“Secondly, to get our immediate demand met: for the UK government to immediately stop all new fossil fuel investments. This demand is an obvious first step if the government is going to demonstrate to the public here in the UK, and to the world, that they are serious about taking climate leadership ahead of hosting the UN climate talks in November.”

They said the purpose of these demands was to “create a conversation in the mainstream media and among the general public which shows the government’s refusal to act as completely unreasonable in comparison to our disruption”.

Describing their approach, they added: “The more we disrupt with nonviolence and care at the centre of everything we do, the more we hope public perception will shift, therefore bringing in more people while creating a dilemma for the government in which they feel under pressure to act at a faster pace.”

But are XR “bringing in” enough people to really achieve this?

Another battleground related to the perception of the environment movement, and which appears to be in the process of recalibration, is the clash between capitalism and the environment.

The climate movement has long pointed out the irreconcilable differences between capitalism’s ceaseless demand for economic growth, and the finite resources on our planet. This has ultimately, and logically, resulted in calls for alternative political-economic systems as a fundamental part of dealing with the climate crisis.

But given the tiny number of years the science suggests we have left to halt emissions, there is increasing awareness that serious greenhouse gas reductions will have to be undertaken within the framework of capitalism.

In a blog this month, journalist James O’Malley wrote: “It just means that the solution is going to probably lie in really boring stuff, like fiddling with taxes or the government underwriting loans in order to shift incentives towards low-carbon activities. It probably means that by 2050 we’ll still have lots of problems. The bankers will still be getting rich. There will still be income inequality. Power will still be unevenly distributed across society. But at least hopefully, the amount of warming will be limited.”

Meanwhile it appears some activists are actively courting neoliberal values – albeit in a tongue-in-cheek manner – as a means of reframing the climate debate.

For example, this week, Greta Thunberg retweeted someone highlighting the “poor marketing” used in the climate debate, which had suggestions for re-evaluating how to think about the crisis, and why putting ourselves first could logically result in radical climate action.

These included, among others: “The planet isn’t in danger, we are in danger”, “it’s not about being obsessed with nature, it’s about being obsessed by surviving,” and “the most nationalistic selfish thing to do to ensure our power and health is to keep oil in the ground. It also happens to be the most globalistic and humanitarian thing to do as well”.

It remains to be seen if committed neoliberals will find themselves smacking their foreheads with sudden realisation and rushing to join the environment movement, but over longer periods, effective framing could lead to greater engagement with the issues.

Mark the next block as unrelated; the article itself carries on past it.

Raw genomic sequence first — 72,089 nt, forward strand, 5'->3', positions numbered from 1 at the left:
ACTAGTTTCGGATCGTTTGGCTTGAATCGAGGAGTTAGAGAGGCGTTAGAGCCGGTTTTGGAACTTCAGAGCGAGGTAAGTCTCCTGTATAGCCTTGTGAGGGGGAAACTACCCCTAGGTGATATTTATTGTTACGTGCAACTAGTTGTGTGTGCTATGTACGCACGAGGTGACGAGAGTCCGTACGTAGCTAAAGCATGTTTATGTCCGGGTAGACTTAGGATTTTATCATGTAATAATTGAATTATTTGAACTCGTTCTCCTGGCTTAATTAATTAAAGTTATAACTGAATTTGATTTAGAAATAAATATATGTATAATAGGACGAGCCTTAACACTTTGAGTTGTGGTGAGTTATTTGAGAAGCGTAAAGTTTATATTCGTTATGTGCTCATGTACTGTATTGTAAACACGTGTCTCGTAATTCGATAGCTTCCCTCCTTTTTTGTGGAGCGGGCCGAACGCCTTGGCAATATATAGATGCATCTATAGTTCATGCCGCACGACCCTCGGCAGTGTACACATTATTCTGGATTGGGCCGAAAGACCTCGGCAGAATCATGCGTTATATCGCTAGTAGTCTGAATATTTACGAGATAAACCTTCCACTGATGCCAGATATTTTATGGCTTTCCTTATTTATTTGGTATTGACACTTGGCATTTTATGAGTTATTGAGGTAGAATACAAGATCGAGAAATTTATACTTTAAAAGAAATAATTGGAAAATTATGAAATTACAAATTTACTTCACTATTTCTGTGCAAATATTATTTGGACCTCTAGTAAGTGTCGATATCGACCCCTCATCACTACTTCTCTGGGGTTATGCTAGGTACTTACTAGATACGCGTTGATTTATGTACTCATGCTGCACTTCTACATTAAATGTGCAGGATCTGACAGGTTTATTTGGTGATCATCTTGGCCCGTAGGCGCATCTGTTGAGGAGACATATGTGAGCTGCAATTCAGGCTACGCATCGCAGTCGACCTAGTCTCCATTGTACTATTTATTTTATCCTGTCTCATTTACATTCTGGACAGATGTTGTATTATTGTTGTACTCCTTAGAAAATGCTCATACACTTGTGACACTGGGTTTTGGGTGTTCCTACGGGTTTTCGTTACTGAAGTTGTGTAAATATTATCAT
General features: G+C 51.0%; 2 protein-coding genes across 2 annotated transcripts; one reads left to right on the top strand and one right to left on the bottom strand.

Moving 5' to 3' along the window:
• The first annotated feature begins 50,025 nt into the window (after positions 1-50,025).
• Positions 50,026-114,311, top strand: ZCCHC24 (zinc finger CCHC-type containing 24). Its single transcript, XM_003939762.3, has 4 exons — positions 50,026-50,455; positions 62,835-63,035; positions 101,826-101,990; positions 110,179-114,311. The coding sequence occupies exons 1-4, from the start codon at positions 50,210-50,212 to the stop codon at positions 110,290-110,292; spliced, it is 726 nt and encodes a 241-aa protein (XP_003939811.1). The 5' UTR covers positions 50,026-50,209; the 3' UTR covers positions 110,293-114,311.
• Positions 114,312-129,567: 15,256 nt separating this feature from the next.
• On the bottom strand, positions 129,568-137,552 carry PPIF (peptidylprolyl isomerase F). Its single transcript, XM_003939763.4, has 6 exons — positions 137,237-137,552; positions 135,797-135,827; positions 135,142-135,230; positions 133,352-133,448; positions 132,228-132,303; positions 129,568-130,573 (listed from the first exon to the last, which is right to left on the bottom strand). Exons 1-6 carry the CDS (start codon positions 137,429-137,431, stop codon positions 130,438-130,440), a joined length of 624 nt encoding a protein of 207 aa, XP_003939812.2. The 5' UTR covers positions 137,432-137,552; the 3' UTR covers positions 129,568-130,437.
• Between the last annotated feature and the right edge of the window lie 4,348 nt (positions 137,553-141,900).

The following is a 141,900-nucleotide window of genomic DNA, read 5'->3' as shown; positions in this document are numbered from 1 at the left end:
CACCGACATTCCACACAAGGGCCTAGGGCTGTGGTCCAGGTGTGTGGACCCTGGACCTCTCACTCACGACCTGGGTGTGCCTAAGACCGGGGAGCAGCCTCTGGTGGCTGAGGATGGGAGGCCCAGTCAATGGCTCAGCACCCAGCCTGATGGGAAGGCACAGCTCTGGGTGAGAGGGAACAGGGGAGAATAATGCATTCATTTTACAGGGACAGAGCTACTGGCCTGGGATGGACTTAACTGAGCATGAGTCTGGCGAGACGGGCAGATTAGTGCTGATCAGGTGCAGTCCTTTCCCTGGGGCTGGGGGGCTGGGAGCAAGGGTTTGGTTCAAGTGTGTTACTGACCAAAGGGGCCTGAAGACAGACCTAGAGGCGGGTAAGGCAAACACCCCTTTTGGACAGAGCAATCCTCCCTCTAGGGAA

Another key example of the environmental movement’s recalibration process is the drive to stop blaming and shaming individual people and their lifestyle choices for the climate crisis, and instead hold governments and corporations to account.

The fact that 70 per cent of global greenhouse gas emissions are caused by just 100 companies is a comfort to those who are genuinely concerned about the environment, but aren’t in a position to give up what is perceived as a normal way of life – such as driving, flying, eating meat etc.

This approach takes away at least some of the guilt people may have been feeling as the climate crisis has worsened, by shifting blame for existing systems onto the government, which remains the only agent which can put in place the new rules required to change society for everyone at the same time.

Guilt-tripping people into living environmentally-friendly lives can only go so far, and at worst, puts people off feeling aligned with any movement expounding environmentalism.

In the race to fill the growing political vacuum which concern over the climate crisis has created, the movement is hoping to find a path which can bring together more traditional voters who may have long voted for the Conservative or Labour parties, but also remain palatable to the XR activists which have pushed the issue into the public consciousness.

It is notable that the Green Party is not widely regarded as a viable force for winning the level of power needed to have a meaningful impact within the timeframe the climate crisis demands.

As Dr Read writes, the Green Party “has never got anywhere near power in the UK, and almost certainly won’t under the first past the post system, at least not within this decade”.

Following the publication of this month’s latest IPCC report, UN chief Antonio Guterres said the findings represent “a code red for humanity”.

“If we combine forces now, we can avert climate catastrophe. But, as [the] report makes clear, there is no time for delay and no room for excuses.”

With the British government still examining opportunities for new coal mines, oil fields and undertaking extensive road building projects, there is huge space for climate and environment-centric opposition, but it remains to be seen what kind of coalition can unite enough people to rise to the challenge.